MGM's Mandalay Bay is in crisis as hundreds of Las Vegas shooting victims accuse the hotel of missing red flags

  • Hundreds of victims of the Las Vegas shooting are filing lawsuits against the operator of the hotel where the shooter was staying. 
  • The lawsuits argue that the hotel and its parent company should have taken greater security measures. 
  • If the victims win in court, it could completely change how hotels handle security. 

Hundreds of victims of the Las Vegas shooting have filed lawsuits against Mandalay Bay Hotel and Resort and parent company MGM Resorts International.

Several lawsuits — the largest of which was filed on behalf of 450 people — attempt to hold MGM legally liable for the shooting, which killed 58 people and injured hundreds more. Victims are additionally suing shooter Stephen Paddock's estate and concert organizer Live Nation Entertainment Inc., as well as the bump stock manufacturer, in some cases.

The crux of the lawsuits' arguments is that MGM and Mandalay Bay failed to take preventative measures to stop the attack from happening. Plaintiffs argue that staff should have been better trained to spot red flags and monitored Paddock more closely.

In the three days between when Paddock checked into the hotel and when he carried out the shooting, he brought at least 10 suitcases filled with firearms into his room. Police officials said Paddock also constructed an elaborate surveillance system in the hotel, placing two cameras in the hallway outside his suite — one on a service cart — as well as a camera in his door's peephole.

RELATED: An inside look at some of the Las Vegas shooting survivors:

9 PHOTOS
Las Vegas mass shooting survivors
See Gallery
Las Vegas mass shooting survivors
Paola Bautista, 39, from Fontana, California, (R) sits in her hospital bed next to her sister Daisy Bautista at Sunrise Hospital & Medical Center after being shot at the Route 91 music festival mass shooting next to the Mandalay Bay Resort and Casino in Las Vegas, Nevada, U.S. October 4, 2017. REUTERS/Lucy Nicholson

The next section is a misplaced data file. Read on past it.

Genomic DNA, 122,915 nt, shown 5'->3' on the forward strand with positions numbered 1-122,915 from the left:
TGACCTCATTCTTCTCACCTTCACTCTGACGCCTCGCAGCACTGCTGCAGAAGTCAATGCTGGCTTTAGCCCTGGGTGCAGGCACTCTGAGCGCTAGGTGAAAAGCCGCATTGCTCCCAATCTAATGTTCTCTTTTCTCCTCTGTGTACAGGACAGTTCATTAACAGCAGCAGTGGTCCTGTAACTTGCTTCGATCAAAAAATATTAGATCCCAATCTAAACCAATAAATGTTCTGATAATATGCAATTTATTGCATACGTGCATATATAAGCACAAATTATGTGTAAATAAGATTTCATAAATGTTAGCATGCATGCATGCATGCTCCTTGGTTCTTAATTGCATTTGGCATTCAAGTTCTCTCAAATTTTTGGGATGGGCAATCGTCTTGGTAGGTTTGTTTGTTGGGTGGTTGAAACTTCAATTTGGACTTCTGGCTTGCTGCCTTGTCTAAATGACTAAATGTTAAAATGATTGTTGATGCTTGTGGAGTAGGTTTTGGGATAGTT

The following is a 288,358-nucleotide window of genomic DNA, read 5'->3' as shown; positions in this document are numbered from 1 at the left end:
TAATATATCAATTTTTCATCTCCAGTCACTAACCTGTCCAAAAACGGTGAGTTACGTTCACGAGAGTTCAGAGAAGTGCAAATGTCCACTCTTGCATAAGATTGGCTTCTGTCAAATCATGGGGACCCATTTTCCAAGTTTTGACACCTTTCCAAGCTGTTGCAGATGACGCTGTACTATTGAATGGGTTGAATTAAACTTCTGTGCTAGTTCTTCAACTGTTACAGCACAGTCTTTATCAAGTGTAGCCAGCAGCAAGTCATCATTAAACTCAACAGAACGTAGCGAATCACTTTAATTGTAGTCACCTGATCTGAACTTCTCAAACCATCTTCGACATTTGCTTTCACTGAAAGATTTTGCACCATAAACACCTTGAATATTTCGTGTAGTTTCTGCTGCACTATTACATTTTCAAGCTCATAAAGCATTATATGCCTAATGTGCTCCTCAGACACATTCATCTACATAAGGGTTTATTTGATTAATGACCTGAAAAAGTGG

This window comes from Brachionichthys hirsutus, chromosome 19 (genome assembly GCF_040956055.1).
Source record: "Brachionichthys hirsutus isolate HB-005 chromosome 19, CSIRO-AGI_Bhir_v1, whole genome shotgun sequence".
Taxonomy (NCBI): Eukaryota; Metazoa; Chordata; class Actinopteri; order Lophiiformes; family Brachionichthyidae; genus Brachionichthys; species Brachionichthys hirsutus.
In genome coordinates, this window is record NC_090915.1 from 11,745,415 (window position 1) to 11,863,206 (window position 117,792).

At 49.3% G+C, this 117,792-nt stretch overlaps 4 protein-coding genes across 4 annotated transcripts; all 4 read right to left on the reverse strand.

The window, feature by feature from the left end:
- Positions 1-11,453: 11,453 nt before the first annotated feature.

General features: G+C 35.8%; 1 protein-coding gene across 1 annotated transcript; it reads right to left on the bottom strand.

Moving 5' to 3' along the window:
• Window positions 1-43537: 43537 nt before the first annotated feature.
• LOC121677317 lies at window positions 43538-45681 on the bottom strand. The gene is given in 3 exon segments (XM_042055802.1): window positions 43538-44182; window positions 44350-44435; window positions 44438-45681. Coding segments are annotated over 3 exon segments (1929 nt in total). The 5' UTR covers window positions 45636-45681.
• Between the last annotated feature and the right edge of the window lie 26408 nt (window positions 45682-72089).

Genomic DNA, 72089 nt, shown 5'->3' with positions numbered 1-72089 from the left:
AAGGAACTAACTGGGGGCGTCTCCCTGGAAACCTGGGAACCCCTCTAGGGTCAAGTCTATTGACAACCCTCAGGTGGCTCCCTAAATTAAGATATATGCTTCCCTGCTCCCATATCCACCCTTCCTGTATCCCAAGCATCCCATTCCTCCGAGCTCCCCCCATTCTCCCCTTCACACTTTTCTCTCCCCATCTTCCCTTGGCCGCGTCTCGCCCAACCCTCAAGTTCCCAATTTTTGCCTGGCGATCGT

Braden Matejka, 30, (L) and his girlfriend Amanda Homulos, 23, from British Columbia, Canada sit outside Sunrise Hospital & Medical Center after he was discharged after being shot at the Route 91 music festival mass shooting next to the Mandalay Bay Resort and Casino in Las Vegas, Nevada, U.S. October 4, 2017. REUTERS/Lucy Nicholson
LAS VEGAS, NV - OCTOBER 4: Kassidy Owen, 22, left, and Taylor Schmidt, 21, both of Las Vegas, NV, are photographed on Wednesday, October 4, 2017, in Las Vegas, NV. Owen and Schmidt both survived the mass shooting on Sunday's evening. Sometimes I think it happened then the next second I say did that really happend,' Owen said. 'I keep hearing the shots in my head, people running and hear the ambulances,' she added. (Photo by Salwan Georges/The Washington Post via Getty Images)
LAS VEGAS, NV - OCTOBER 4: Veteran Steve Charshafian, 59, speaks about Sunday's night mass shooting and recalls helping wounded people on Wednesday, October 4, 2017, in Las Vegas, NV. Charshafian survived the Route 91 Harvest Country Music Festival shooting with his wife when they hid inside their car. (Photo by Salwan Georges/The Washington Post via Getty Images)
LAS VEGAS, NV - OCTOBER 04: Aaron Stalker is interviewed outside Dance Dynamics on Wednesday October 04, 2017 in Las Vegas, NV. Stalker helped to evacuate and care for victims during Sunday night's mass shooting at the Route 91 Harvest Festival. Aaron was attending a hockey game when his girlfriend, Stephanie Melanson called him from the concert. (Photo by Matt McClain/The Washington Post via Getty Images)